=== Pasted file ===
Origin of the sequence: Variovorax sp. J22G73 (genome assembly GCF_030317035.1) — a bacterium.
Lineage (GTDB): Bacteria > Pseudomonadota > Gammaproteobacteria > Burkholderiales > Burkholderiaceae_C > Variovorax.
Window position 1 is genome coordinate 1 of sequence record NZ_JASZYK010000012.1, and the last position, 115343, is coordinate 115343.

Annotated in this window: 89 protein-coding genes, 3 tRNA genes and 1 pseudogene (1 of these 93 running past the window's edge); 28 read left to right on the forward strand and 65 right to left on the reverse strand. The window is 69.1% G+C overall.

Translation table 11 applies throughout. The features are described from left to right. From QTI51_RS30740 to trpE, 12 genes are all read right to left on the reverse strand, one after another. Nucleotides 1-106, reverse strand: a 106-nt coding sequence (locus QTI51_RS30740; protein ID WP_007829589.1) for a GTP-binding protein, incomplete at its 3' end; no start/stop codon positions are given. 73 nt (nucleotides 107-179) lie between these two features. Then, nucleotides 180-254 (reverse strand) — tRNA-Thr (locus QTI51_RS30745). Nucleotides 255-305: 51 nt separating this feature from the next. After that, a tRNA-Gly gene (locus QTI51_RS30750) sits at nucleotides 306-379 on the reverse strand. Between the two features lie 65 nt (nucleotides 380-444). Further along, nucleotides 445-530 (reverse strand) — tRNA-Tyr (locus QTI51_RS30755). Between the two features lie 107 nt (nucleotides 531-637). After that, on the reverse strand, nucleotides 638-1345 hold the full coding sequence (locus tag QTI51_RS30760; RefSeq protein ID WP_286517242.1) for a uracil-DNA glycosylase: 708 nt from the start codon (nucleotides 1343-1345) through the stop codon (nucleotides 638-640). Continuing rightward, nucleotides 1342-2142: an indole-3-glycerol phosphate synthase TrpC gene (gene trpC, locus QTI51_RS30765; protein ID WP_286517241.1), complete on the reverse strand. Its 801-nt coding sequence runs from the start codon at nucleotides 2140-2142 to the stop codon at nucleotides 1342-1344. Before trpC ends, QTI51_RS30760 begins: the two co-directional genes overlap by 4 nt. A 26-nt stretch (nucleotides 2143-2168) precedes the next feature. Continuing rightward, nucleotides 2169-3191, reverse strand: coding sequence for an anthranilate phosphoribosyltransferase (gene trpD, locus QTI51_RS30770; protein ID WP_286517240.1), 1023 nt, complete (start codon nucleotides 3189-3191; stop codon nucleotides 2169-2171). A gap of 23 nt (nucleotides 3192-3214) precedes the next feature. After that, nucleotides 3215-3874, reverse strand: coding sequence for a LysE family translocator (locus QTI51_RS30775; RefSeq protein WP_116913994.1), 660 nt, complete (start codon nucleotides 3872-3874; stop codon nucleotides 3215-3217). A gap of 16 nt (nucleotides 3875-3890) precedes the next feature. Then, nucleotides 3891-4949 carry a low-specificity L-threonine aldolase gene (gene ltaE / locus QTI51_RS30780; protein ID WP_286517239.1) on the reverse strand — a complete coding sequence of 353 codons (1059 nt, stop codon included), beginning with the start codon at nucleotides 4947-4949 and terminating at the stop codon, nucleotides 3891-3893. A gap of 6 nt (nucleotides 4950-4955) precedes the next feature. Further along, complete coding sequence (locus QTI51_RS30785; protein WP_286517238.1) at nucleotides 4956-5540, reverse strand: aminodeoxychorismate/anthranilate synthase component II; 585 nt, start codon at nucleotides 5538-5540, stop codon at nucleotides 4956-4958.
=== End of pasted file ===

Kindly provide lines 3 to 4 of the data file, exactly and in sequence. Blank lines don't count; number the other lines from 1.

Window position 1 is genome coordinate 1 of sequence record NZ_JASZYK010000012.1, and the last position, 115343, is coordinate 115343.

Annotated in this window: 89 protein-coding genes, 3 tRNA genes and 1 pseudogene (1 of these 93 running past the window's edge); 28 read left to right on the forward strand and 65 right to left on the reverse strand. The window is 69.1% G+C overall.